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After lurid trial and public fallout, Depp and Heard face uncertain career prospects
FAIRFAX, Va. (AP) — A jury's finding that both Johnny Depp and Amber Heard were defamed during their long-running public dispute capped a lurid six-week trial that also raised questions about whether the two actors can overcome tarnished reputations.
The verdict handed down Wednesday in Virginia found that Depp had been defamed by three statements in an op-ed written by his ex-wife in which Heard said she was an abuse victim. The jury awarded him more than $10 million. Jurors also concluded that Heard was also defamed, by a lawyer for Depp who accused her of creating a detailed hoax surrounding the abuse allegations. She was awarded $2 million.
Depp had hoped the libel lawsuit would help restore his reputation. However, legal and entertainment experts said both actors' reputations have been damaged by ugly details about their brief marriage that came out during the televised trial watched by millions.
"Both of them will work again, but I think it will be a while before a major studio will consider them 'safe' enough to bet on," said former entertainment lawyer Matthew Belloni, who writes about the business of Hollywood for the newsletter Puck. "The personal baggage that was revealed in this trial was just too icky for a studio to want to deal with."
The case captivated viewers who watched gavel-to-gavel television coverage, including impassioned followers on social media who dissected the actors' mannerisms, their wardrobe choices and their use of alcohol and drugs.
Both performers emerge with unclear prospects. Depp, a three-time best actor Oscar nominee, was a bankable star until recent years, with credits including playing Capt. Jack Sparrow in the "Pirates of the Caribbean" films. However, he lost that role and was replaced in a "Fantastic Beasts" spinoff.
Heard's acting career has been more modest, and her only two upcoming roles are in a small film and the upcoming "Aquaman" sequel due out next year.
Eric Rose, a crisis management and communications expert in Los Angeles, called the trial a "classic murder-suicide" in terms of damage to both careers.
"From a reputation-management perspective, there can be no winners," he said. "They've bloodied each other up. It becomes more difficult now for studios to hire either actor because you're potentially alienating a large segment of your audience who may not like the fact that you have retained either Johnny or Amber for a specific project because feelings are so strong now."
Heard, who attended court Wednesday and was stoic while the verdict was read, said she's heartbroken by what she described as a setback for women in general.
"I'm even more disappointed with what this verdict means for other women. It's a setback. It sets back the clock to a time when a woman who spoke up and spoke out could be publicly humiliated. It sets back the idea that violence against women is to be taken seriously," she said in a statement posted on her Twitter account.
Heard's lawyer Elaine Bredehoft said on CBS Mornings that her client plans to file an appeal.
Depp, who was not in court Wednesday, said "the jury gave me my life back. I am truly humbled."
"I hope that my quest to have the truth be told will have helped others, men or women, who have found themselves in my situation, and that those supporting them never give up," he said in a statement posted to Instagram.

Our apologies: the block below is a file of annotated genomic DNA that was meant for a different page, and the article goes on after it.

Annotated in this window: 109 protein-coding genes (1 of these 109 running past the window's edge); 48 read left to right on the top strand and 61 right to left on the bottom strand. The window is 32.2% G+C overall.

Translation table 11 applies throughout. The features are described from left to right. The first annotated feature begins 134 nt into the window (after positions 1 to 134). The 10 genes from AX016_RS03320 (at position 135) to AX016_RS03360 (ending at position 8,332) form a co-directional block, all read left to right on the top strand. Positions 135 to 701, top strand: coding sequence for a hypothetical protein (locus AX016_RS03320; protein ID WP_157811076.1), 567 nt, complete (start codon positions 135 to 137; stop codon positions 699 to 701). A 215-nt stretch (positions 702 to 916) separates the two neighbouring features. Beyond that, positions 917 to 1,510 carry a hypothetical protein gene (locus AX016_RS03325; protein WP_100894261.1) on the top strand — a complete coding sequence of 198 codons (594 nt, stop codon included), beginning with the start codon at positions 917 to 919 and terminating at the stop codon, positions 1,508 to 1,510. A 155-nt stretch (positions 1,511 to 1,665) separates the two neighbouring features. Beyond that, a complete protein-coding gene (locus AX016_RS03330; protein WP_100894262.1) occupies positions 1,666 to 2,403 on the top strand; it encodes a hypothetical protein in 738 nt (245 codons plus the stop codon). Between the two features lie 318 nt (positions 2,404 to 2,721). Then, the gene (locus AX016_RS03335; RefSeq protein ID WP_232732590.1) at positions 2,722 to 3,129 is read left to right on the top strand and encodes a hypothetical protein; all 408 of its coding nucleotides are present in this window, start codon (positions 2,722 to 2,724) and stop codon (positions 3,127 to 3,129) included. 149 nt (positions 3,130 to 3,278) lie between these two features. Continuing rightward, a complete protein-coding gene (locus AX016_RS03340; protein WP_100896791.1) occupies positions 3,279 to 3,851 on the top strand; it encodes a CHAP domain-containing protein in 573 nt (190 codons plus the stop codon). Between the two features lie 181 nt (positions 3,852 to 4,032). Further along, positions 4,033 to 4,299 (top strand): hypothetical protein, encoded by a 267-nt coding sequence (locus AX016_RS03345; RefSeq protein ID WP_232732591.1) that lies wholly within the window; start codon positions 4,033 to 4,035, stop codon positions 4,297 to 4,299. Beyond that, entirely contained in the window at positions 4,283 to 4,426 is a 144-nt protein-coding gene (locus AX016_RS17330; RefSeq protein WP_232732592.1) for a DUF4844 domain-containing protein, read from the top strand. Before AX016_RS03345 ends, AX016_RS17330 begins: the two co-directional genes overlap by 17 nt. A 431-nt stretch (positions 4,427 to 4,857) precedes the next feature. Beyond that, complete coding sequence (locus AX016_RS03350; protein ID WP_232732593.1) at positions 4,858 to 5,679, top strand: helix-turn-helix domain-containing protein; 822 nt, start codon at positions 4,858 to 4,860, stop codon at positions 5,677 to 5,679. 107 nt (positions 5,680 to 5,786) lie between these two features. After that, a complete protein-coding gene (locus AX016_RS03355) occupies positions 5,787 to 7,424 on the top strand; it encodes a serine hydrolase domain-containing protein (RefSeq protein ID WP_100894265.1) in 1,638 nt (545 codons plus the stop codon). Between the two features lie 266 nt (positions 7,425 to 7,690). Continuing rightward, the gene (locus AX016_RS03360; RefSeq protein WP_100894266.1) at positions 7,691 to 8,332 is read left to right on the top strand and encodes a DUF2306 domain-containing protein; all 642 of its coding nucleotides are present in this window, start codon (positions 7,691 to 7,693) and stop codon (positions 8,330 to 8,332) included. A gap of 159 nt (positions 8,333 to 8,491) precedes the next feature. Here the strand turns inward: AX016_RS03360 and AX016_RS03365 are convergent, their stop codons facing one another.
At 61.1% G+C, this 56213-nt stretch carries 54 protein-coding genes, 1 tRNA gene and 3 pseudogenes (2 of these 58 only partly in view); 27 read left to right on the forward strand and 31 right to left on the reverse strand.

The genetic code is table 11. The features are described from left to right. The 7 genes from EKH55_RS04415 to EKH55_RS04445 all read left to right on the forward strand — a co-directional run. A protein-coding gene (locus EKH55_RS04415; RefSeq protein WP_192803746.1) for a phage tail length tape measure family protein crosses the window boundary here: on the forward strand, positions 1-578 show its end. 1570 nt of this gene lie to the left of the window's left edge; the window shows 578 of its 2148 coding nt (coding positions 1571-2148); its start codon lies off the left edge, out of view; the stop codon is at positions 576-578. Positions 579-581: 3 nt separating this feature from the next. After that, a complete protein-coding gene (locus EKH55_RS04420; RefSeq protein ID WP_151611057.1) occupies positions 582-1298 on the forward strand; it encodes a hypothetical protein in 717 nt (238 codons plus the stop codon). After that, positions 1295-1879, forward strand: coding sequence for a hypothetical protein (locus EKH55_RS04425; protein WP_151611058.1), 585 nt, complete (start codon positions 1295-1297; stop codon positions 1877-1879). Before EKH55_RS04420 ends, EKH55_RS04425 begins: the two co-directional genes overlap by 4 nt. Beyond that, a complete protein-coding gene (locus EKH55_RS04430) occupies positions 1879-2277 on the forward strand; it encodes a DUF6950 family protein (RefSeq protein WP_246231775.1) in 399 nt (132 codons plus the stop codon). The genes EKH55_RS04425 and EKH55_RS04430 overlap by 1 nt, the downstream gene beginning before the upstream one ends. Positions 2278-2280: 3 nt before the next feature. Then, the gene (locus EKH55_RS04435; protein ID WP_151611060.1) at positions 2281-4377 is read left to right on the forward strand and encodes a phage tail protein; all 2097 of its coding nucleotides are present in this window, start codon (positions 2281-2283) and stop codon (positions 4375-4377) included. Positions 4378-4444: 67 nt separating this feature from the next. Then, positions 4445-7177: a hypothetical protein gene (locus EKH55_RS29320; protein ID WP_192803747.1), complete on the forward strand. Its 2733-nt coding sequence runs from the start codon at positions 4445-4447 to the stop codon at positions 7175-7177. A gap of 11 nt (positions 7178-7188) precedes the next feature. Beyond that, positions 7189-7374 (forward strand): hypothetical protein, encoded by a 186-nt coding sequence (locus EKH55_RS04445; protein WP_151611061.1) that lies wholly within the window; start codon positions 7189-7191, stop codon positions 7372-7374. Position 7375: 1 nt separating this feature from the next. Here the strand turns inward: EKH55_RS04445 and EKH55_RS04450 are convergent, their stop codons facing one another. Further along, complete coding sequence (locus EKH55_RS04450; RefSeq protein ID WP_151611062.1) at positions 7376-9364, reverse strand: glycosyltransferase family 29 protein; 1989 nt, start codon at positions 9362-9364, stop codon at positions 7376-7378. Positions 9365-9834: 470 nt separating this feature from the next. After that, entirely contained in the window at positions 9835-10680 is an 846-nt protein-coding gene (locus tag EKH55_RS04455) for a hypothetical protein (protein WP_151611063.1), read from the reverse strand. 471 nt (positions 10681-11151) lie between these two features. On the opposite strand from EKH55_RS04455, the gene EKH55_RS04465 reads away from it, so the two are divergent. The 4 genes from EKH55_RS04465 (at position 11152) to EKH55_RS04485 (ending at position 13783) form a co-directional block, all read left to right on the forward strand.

Depp sued Heard for libel in Fairfax County Circuit Court over a December 2018 op-ed she wrote in The Washington Post describing herself as "a public figure representing domestic abuse." The essay never mentioned his name.
The jury found in Depp's favor on all three of his claims relating to specific statements in the piece.
In evaluating Heard's counterclaims, jurors considered three statements by a lawyer for Depp who called her allegations a hoax. They found she was defamed by one of them, in which the lawyer claimed that she and friends "spilled a little wine and roughed the place up, got their stories straight," and called police.
While the case was ostensibly about libel, most of the testimony focused on whether Heard had been physically and sexually abused, as she claimed. Heard enumerated more than a dozen alleged assaults, including a fight in Australia — where Depp was shooting a "Pirates of the Caribbean" sequel — in which Depp lost the tip of his middle finger and Heard said she was sexually assaulted with a liquor bottle.
Depp said he never hit Heard and that she was the abuser, though Heard's attorneys highlighted years-old text messages Depp sent apologizing to Heard for his behavior as well as profane texts he sent to a friend in which Depp said he wanted to kill Heard and defile her dead body.
Brett Ward, a family law attorney in New York, said Depp made himself a more believable witness by admitting to drug and alcohol use and that he could be a difficult person. But he said Depp also ran the risk of making those moments more memorable to the public than his film work.
"He says he did this for his children. Having watched the whole trial, I don't think that he did any service to his children by airing all of this dirty laundry," Ward said in an interview.
"Whether this was worthwhile for Johnny Depp, we will know in five years if he reestablishes himself as an A-list Hollywood actor. And if he doesn't? I think he's made a terrible mistake because most people aren't going to remember his rather distinguished Hollywood career. They're going to remember this trial."
Associated Press writers Lindsey Bahr and John Carruci contributed to this report.